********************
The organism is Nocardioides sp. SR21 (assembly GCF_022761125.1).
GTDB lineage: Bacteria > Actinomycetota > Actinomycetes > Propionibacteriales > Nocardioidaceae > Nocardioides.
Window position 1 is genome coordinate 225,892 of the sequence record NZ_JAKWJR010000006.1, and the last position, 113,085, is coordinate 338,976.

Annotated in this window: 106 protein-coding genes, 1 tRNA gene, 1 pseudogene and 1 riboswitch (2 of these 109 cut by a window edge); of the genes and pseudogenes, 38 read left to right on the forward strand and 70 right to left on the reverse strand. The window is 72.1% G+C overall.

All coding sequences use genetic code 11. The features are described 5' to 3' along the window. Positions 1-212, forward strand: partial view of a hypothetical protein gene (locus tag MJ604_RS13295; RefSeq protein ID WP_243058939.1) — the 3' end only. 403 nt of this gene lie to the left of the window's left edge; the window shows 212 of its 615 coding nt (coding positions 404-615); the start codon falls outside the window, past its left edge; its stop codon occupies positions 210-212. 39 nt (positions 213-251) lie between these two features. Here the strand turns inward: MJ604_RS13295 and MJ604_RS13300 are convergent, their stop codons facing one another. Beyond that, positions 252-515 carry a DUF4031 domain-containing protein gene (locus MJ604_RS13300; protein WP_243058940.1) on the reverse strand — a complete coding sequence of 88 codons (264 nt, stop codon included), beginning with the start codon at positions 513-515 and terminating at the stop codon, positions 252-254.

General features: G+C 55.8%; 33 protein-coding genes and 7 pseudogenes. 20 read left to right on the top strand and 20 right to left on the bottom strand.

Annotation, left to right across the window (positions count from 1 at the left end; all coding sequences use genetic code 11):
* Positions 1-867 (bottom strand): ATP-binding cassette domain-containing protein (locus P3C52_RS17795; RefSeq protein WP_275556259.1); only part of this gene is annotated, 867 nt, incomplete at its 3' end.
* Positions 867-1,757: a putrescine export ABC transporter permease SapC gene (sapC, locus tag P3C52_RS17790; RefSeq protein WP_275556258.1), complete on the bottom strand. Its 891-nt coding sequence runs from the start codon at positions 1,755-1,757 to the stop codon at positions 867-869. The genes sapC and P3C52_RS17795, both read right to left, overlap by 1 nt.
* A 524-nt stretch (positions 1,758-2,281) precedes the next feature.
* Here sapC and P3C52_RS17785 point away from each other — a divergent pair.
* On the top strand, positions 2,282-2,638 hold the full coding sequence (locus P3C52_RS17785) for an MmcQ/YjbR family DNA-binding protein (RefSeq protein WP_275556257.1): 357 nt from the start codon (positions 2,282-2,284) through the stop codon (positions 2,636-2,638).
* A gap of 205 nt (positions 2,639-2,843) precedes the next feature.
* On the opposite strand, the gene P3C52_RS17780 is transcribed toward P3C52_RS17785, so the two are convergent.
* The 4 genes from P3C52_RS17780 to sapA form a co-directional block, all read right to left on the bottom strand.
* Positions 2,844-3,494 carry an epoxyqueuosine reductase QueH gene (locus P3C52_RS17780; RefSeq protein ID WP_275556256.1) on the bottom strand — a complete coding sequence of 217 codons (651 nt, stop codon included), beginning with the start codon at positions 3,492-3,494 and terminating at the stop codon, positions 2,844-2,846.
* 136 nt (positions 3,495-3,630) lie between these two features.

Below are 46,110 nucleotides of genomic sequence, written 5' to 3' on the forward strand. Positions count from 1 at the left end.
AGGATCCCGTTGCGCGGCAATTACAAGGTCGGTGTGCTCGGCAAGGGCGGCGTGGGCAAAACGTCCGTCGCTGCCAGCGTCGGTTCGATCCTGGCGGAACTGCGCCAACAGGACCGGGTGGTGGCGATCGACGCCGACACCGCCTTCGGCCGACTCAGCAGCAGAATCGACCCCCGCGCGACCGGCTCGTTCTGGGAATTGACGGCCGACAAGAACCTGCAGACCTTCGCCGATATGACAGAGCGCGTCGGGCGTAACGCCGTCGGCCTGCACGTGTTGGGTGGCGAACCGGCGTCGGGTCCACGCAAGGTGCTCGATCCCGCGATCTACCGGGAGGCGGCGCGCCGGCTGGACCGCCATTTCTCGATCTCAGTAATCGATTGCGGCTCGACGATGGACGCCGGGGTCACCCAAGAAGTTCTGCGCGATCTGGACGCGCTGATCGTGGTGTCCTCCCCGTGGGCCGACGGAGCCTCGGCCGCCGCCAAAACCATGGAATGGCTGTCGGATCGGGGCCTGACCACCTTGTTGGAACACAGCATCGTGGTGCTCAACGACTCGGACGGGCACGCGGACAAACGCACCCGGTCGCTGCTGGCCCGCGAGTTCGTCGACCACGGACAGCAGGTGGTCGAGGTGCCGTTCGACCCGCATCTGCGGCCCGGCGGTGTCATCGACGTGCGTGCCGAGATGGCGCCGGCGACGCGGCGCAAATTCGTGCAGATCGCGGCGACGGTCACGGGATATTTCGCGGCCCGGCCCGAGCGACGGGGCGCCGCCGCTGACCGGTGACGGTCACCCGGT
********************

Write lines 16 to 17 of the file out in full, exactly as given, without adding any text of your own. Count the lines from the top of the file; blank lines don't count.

* Positions 2,844-3,494 carry an epoxyqueuosine reductase QueH gene (locus P3C52_RS17780; RefSeq protein ID WP_275556256.1) on the bottom strand — a complete coding sequence of 217 codons (651 nt, stop codon included), beginning with the start codon at positions 3,492-3,494 and terminating at the stop codon, positions 2,844-2,846.
* 136 nt (positions 3,495-3,630) lie between these two features.